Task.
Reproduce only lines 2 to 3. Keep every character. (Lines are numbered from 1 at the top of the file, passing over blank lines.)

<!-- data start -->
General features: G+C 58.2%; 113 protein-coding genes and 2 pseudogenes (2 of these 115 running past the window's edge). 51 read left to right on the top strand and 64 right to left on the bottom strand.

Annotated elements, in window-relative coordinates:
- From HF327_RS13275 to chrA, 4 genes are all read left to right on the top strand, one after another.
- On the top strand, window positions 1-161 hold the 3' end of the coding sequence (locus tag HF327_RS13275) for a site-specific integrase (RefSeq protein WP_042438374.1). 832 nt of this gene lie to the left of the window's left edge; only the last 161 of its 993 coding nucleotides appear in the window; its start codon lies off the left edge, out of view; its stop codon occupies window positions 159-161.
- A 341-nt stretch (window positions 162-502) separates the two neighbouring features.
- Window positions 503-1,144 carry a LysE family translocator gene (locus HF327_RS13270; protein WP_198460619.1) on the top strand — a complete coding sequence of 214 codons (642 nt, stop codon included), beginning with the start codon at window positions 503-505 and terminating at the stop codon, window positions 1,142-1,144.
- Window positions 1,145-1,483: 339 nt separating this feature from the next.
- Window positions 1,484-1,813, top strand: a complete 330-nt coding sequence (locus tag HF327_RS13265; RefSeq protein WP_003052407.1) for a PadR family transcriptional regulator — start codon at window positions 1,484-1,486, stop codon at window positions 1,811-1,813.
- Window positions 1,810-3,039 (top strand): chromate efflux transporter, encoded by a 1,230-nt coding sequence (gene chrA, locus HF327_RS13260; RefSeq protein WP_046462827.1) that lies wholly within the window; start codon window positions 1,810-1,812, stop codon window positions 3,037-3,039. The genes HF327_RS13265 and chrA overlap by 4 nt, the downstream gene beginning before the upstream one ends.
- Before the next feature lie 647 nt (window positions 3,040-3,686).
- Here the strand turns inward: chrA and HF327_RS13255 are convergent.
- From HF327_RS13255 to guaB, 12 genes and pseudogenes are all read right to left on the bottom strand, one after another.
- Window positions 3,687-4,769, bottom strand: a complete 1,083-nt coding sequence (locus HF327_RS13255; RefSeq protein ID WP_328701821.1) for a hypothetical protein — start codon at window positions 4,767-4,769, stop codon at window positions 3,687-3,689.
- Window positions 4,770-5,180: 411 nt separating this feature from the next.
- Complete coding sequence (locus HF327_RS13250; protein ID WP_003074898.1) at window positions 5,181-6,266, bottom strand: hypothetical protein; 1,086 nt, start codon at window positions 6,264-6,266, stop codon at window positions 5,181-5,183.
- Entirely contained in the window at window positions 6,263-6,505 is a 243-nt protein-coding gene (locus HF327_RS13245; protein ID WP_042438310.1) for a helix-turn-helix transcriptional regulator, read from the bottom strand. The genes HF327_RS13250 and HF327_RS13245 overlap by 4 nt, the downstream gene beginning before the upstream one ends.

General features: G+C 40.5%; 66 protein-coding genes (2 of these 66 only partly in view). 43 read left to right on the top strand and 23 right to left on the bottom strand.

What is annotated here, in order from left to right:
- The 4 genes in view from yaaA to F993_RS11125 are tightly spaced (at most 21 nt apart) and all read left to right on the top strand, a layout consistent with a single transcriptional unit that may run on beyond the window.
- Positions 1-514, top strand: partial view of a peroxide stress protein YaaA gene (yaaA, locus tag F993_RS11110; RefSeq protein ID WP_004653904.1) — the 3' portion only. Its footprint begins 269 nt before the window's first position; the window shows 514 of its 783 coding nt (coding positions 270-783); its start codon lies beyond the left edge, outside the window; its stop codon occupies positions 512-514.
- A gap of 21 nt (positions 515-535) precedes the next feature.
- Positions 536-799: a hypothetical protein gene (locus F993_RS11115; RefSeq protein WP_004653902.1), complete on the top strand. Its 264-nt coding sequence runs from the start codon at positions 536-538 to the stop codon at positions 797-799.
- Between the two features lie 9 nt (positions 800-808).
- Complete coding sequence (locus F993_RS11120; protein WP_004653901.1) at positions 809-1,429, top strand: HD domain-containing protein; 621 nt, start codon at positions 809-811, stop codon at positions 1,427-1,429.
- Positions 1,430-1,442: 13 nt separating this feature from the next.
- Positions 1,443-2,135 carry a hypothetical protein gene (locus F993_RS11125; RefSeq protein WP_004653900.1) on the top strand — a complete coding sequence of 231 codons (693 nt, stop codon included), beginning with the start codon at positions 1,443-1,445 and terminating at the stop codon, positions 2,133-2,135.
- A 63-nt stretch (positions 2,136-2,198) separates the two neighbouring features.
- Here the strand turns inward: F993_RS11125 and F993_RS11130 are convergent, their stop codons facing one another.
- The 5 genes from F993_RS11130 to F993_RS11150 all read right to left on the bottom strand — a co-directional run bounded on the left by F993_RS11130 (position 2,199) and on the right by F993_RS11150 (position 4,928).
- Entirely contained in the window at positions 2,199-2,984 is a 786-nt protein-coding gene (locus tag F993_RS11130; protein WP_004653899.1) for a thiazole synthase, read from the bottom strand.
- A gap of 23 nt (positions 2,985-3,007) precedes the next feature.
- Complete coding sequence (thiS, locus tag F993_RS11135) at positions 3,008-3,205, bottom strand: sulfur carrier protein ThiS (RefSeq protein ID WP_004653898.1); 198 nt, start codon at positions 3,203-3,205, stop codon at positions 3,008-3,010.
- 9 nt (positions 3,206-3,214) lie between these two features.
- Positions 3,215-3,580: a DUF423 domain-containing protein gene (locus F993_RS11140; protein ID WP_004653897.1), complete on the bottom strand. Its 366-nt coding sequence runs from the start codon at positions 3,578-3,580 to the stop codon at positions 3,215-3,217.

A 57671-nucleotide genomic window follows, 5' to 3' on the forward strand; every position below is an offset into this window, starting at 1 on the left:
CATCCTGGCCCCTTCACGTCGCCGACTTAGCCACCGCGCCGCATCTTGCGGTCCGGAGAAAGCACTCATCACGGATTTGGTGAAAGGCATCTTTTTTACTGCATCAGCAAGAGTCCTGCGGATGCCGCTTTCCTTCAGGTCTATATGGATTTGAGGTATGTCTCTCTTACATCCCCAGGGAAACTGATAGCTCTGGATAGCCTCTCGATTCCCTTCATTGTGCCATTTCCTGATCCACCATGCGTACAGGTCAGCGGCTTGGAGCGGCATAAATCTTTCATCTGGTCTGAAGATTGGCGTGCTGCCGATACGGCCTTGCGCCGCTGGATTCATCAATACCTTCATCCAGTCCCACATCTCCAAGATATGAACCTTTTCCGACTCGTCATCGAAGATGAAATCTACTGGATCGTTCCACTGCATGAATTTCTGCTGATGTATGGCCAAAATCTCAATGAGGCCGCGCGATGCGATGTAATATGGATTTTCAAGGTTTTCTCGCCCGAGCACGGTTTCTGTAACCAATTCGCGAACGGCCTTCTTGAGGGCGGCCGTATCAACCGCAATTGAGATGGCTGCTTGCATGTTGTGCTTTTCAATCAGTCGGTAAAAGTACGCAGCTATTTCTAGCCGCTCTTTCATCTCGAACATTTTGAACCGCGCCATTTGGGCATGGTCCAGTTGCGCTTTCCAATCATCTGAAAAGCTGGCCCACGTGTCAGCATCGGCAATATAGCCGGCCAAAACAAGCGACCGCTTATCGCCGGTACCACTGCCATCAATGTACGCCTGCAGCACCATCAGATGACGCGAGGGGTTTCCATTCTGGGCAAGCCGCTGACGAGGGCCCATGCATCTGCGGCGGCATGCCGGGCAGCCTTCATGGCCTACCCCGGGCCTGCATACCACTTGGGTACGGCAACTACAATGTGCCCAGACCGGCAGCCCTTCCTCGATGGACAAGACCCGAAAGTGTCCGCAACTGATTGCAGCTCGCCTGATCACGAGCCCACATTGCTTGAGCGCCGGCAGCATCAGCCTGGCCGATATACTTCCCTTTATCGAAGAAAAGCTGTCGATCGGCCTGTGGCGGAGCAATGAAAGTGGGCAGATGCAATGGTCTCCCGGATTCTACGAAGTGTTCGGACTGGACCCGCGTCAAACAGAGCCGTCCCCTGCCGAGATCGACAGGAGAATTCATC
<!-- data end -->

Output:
Annotated elements, in window-relative coordinates:
- From HF327_RS13275 to chrA, 4 genes are all read left to right on the top strand, one after another.